Step Up or Step Back
Disruption, you have likely noticed, is the new business buzzword these days. Everywhere we hear about it and read about it and run headlong into it. Business models are being blown up, from car manufacturing to taxi services and hotel rooms to, yes, metals distribution.
Our guest columnist this issue, Peter Diamandis, offers valuable advice on how we as corporate leaders can cope with a world of technological, social and economic change that may often seem downright bewildering. Many of you have heard Peter speak at our conferences as one of those clearly on the front lines of disruption and innovation today.
But the truth is, though it may not seem so most mornings as you sit at your desk and discuss the immediate problems and strategies of the day, we are all on the front lines of disruption and innovation today.
The kind of question I invariably get from members following any discussion of the inevitable changes we face is, “In an industry as basic and straightforward as ours, do I really need to be concerned about all this?”
The answer, of course, is yes, you do.
You have heard me describe five main disruptors of our times. Demographics, globalization, technology, consolidation and regulation are major macro-agents of change coming at us. Within those, especially when we talk about technology, the most important to metals industry applications at the moment seem to be developments in computing power and big data, in artificial intelligence and robotics, and in 3-D printing. This list deserves to be closely watched, but it will shift—guaranteed. We need to be on top of it.
Look around carefully. Uber and Lyft are transforming taxi and limo services. Airbnb is changing how travelers book hotel rooms. Amazon is inching into the metals service industry.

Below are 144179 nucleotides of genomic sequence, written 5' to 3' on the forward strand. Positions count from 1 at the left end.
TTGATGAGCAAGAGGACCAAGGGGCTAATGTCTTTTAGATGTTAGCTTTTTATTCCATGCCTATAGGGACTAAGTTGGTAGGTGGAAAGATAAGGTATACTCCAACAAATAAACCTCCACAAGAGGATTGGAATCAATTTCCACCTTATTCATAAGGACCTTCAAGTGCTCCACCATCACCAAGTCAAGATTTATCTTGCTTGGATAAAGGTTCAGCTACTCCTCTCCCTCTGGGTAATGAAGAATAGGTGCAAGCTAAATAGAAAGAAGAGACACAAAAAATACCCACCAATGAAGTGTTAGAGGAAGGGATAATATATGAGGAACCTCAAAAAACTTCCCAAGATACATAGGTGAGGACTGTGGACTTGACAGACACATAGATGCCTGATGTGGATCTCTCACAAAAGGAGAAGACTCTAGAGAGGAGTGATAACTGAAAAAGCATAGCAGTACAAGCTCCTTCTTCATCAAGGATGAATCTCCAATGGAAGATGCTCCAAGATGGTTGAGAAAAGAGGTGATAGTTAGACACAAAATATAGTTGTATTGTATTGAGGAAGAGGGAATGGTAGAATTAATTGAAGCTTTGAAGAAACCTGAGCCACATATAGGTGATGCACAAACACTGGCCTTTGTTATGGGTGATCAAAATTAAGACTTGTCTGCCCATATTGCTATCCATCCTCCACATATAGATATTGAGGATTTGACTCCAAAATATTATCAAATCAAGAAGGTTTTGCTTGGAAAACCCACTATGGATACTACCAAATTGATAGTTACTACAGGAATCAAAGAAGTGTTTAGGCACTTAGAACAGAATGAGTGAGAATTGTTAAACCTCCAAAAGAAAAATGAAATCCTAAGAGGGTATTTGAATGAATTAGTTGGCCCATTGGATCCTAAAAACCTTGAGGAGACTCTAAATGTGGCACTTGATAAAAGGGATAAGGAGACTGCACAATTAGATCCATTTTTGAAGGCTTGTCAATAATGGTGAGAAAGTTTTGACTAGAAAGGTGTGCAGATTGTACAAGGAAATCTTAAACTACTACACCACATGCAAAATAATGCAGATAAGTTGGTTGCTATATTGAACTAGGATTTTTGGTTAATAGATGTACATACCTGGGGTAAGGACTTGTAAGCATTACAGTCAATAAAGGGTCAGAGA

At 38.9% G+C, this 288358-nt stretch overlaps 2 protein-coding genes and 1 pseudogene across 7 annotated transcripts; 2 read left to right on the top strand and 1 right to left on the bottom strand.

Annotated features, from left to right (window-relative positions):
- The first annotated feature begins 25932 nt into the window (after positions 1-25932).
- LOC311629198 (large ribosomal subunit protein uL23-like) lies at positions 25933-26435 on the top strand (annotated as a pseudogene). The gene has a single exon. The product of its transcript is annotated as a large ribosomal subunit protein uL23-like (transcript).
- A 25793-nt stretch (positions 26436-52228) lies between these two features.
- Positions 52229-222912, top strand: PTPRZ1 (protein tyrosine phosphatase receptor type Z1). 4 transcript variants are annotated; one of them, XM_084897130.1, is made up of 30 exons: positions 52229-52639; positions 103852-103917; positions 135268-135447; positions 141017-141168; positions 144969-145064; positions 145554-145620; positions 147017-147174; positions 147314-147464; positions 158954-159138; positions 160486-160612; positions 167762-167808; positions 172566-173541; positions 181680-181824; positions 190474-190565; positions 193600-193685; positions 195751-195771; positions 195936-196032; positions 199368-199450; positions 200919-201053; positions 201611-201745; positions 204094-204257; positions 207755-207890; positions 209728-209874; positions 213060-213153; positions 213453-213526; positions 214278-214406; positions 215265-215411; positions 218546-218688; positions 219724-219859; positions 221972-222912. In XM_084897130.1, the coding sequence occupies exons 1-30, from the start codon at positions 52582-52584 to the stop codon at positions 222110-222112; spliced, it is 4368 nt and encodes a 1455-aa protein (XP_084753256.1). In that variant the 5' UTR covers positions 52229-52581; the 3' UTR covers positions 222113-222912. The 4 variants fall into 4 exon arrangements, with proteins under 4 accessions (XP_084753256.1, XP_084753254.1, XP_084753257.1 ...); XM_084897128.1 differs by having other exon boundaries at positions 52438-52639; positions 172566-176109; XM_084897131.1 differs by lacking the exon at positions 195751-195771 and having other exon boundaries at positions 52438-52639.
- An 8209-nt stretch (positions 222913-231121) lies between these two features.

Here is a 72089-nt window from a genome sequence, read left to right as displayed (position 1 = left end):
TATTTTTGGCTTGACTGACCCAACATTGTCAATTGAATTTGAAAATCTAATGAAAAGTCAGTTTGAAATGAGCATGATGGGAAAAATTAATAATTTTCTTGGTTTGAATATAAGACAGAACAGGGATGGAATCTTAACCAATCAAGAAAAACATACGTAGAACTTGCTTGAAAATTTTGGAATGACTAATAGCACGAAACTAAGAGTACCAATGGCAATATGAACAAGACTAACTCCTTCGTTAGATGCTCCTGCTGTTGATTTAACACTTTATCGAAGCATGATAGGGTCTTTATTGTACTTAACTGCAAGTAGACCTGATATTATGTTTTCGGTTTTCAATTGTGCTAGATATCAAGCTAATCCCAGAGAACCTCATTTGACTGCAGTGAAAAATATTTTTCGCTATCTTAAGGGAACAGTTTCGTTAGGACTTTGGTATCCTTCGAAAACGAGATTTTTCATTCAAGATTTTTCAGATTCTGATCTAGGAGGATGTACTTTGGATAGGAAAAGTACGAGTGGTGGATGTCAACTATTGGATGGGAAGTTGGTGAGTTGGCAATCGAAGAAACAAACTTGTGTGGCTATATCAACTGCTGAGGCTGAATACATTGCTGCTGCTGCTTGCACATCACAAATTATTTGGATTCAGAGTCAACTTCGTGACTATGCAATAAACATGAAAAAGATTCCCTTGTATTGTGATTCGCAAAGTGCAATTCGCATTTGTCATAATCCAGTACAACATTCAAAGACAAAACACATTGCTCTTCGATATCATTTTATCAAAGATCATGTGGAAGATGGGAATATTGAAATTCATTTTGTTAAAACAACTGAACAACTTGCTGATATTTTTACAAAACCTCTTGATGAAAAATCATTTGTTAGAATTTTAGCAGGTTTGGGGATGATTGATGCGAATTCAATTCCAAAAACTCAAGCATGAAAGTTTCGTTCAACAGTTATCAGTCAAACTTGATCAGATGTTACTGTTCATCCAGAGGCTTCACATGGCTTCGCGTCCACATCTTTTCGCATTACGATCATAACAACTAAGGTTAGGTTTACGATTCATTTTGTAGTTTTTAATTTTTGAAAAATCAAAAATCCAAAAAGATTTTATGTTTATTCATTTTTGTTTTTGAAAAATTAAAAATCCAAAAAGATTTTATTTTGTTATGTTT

I have told many of you about my own experience with Tesla Motors, a car company built by Elon Musk, who had no auto manufacturing experience. Nevertheless, he’s putting together extremely high-quality cars in fully automated factories with few humans in sight, and selling vehicles that many thought would never be accepted in large numbers. A side note: Musk and Diamandis are part of the SpaceX team now building space capsules for NASA that will taxi astronauts to orbital laboratories.
Tesla illustrates how disruptive technology coupled with innovative leadership created something unanticipated and entirely new. Technology alone did not build this car company; it took innovative leadership as well. As a recent McKinsey paper on management in the new age of machines and artificial intelligence so accurately notes, computers and big data offer new capabilities, but they are limited. “Machines may be able to adjust prices in real time, but executives must determine the target,” McKinsey says. “Similarly, machines can monitor risks, but only after executives have determined the level of risk they’re comfortable with.”
Likewise, machines and big data cannot develop talent, motivate employees or nurture customer relationships. Only human beings can do that; only motivated, imaginative, flexible leaders. Men and women who ask the right questions, and who are unafraid of ambiguity and fluid situations.
McKinsey proposes that CEO, from now on, stand for chief experimentation officer. In Silicon Valley they say it slightly differently: Drive the bus, or get thrown under it. Steve Jobs understood this fully. So must we all.